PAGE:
February 27th, 2015
As usual, thanks to Sue for last Friday’s guest blog. And, she’s absolutely right – researching markets, structuring and polishing your work and presenting it professionally are just as important, in this digital age, as they have ever been if you hope to succeed. Read the rest of this entry »
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February 23rd, 2015
Okay, here’s a question only a writer could consider fondly: do you remember your first dictionary? Mine was a big, red, faux-leather bound Webster’s Encyclopedic, which my Mum bought in the early 70s. It was the thickest, heaviest book we owned and, along with Blue Peter and eggs and bacon, was one of the few things that never let us down. It was always there – always right.
There’s been lots of others since: pocket editions, abridged versions, one huge Collins Roberts French/English from the early nineties and, more recently, a Junior Oxford. But none of them will ever match that old Webster’s. To my mind it remains the font of all knowledge. Read the rest of this entry »
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February 20th, 2015
I began my writing career like many other would-be writers, I suspect – by reading magazines and thinking ‘I could do that!’ It wasn’t until I began writing in earnest that I discovered it isn’t really as easy as it looks!
The Writers Bureau course was ideal for me because I could work at home at my own pace, especially as my writing had to be fitted around the needs of my children. My tutor Anne Jones (now sadly no longer with us) gave me the confidence to submit my work to editors.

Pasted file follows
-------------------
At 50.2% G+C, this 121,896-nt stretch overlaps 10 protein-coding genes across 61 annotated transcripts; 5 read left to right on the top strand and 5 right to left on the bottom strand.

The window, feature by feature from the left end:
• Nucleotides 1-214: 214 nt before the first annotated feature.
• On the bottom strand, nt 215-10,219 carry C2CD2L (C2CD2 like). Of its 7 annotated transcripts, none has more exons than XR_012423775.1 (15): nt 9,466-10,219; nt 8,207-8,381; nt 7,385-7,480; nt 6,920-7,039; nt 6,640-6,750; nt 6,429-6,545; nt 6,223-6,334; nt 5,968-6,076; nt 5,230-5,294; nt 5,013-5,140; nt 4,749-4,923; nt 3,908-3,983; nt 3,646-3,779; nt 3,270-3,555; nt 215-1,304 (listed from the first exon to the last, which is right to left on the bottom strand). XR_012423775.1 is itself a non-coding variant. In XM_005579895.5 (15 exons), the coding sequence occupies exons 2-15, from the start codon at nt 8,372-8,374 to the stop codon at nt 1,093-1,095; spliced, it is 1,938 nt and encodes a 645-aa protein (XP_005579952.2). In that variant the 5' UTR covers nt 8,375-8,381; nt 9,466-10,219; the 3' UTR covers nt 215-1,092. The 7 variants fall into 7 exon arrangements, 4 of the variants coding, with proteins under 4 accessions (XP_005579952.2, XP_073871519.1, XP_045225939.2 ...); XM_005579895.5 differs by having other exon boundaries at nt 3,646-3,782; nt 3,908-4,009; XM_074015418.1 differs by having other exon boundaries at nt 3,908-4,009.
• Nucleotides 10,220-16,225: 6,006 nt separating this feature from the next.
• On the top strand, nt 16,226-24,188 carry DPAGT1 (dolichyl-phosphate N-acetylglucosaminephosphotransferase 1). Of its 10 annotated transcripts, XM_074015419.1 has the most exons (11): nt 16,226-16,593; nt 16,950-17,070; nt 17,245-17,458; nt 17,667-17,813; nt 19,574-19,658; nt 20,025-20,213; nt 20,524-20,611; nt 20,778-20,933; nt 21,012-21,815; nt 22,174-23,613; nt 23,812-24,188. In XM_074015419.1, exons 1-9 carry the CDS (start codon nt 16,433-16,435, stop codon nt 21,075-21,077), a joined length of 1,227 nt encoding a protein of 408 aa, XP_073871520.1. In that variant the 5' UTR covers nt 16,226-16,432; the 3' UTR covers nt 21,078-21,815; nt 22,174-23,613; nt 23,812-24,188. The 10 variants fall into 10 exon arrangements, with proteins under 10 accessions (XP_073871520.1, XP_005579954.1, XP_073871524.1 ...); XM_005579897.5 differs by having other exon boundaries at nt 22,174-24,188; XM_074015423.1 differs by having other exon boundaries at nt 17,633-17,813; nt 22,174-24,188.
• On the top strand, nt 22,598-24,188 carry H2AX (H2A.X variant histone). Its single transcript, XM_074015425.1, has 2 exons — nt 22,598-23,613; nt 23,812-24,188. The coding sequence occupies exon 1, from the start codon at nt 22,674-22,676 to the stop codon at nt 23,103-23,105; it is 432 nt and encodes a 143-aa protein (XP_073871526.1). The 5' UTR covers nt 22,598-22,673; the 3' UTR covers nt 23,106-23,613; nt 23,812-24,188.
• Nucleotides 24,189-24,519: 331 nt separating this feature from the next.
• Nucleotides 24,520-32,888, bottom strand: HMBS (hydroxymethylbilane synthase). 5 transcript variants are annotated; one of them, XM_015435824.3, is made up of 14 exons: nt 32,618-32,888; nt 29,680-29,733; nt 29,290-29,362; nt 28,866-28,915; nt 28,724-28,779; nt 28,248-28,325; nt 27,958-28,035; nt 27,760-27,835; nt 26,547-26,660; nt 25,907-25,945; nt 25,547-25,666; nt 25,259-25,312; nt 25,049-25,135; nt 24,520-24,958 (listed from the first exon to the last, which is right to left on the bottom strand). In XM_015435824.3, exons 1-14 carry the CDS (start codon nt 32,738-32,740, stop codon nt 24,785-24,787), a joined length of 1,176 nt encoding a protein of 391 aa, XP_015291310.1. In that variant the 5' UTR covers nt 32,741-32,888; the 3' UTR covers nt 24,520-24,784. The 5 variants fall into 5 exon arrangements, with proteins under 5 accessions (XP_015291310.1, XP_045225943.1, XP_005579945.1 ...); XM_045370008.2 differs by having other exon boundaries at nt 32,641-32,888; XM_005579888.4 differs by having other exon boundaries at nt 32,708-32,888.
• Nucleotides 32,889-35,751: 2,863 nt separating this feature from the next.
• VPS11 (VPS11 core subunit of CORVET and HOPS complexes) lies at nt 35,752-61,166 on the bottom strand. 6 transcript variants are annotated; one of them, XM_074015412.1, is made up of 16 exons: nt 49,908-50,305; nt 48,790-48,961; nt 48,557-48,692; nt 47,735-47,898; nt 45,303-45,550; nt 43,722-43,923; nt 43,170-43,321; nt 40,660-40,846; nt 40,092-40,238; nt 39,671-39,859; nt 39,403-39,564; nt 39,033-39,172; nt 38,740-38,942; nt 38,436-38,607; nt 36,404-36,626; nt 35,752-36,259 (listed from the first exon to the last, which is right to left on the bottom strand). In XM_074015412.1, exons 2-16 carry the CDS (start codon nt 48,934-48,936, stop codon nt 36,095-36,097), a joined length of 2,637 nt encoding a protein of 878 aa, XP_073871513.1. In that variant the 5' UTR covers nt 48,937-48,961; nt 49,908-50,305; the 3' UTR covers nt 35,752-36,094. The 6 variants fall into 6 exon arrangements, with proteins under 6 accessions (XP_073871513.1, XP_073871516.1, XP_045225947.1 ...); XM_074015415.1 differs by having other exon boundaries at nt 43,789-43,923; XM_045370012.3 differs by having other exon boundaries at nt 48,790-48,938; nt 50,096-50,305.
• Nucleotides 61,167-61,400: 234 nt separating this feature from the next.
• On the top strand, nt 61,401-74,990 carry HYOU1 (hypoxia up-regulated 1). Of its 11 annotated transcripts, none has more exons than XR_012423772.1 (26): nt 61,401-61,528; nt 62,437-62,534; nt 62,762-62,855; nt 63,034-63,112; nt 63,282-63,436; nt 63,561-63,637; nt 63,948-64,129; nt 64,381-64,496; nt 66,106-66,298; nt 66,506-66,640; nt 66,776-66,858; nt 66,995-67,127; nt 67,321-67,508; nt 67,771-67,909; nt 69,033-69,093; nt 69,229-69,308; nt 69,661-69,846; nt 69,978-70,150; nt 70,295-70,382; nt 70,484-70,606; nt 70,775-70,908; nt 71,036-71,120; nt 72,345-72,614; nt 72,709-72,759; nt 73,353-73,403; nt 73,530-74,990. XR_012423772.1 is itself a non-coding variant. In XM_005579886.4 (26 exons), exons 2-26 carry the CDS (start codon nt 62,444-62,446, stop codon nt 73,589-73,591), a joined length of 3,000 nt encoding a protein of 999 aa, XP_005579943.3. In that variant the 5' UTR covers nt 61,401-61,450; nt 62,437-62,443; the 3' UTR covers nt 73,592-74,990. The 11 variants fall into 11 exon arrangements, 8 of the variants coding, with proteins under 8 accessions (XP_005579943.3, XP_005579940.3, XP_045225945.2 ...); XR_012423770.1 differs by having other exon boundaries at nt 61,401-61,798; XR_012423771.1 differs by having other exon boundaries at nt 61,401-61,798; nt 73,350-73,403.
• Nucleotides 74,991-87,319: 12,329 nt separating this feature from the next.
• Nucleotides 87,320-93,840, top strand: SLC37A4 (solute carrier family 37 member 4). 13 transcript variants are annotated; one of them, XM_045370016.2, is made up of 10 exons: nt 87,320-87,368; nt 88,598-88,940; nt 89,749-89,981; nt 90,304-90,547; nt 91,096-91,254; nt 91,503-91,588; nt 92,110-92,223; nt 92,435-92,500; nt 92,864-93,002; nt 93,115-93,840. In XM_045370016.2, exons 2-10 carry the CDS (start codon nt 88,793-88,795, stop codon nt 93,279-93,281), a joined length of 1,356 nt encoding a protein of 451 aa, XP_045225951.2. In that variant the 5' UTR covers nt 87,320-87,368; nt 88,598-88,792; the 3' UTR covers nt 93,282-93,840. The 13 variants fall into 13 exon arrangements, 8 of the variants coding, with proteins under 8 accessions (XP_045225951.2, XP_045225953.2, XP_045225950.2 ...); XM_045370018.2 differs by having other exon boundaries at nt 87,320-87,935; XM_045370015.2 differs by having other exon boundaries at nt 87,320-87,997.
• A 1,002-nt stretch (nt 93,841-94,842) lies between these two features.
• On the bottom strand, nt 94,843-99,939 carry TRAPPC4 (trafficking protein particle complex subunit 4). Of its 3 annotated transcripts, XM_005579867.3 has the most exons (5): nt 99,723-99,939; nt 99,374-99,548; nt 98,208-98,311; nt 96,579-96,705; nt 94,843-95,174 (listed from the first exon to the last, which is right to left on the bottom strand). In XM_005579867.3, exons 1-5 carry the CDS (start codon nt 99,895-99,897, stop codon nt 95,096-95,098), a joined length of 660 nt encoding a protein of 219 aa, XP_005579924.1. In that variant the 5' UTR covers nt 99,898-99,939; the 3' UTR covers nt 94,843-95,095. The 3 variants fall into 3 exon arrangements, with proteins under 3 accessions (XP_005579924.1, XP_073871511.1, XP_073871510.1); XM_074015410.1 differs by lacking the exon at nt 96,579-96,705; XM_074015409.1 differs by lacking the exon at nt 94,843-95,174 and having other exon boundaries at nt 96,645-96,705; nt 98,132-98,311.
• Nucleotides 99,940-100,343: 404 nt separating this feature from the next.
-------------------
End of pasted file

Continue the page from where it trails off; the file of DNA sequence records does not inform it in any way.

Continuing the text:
One of the great strengths of the course is that students get to try their hand at nonfiction as well as fiction and I was surprised to find that I enjoyed writing about history. I was overjoyed when I sold my first article – to the Lady – and even now, seven published books later, I still get a buzz from seeing my name in print. Read the rest of this entry »
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February 16th, 2015
Imagine you’re working on story which opens with the view of a white farmhouse beside the sea. In the foreground there’s a beach, and mountains in the distance. How would you present that scene? Before getting in to any kind of narrative, how do you go about painting the picture? Clearly, there’s lots of decisions to make, and lots you need to know. What season are we in? What time of day is it? What’s the weather like? etc. Read the rest of this entry »
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February 13th, 2015
As usual, thanks to Nicki for last Friday’s blog post. It got me looking through our tutor records and it’s amazing how many of them are ex-students. Students that have been successful and have then approached us to see if they could work with the next ‘generation’ of would-be writers. And the reason that we have so many is that it works!
Because they have studied with us they are familiar with the course and how we are organised. But more importantly, they know what it feels like to be a student – the trepidation of sending off your first assignment and wondering what the feedback will be like; the apprehension of making your first submission to a magazine… So, they can tailor their feedback accordingly. Read the rest of this entry »
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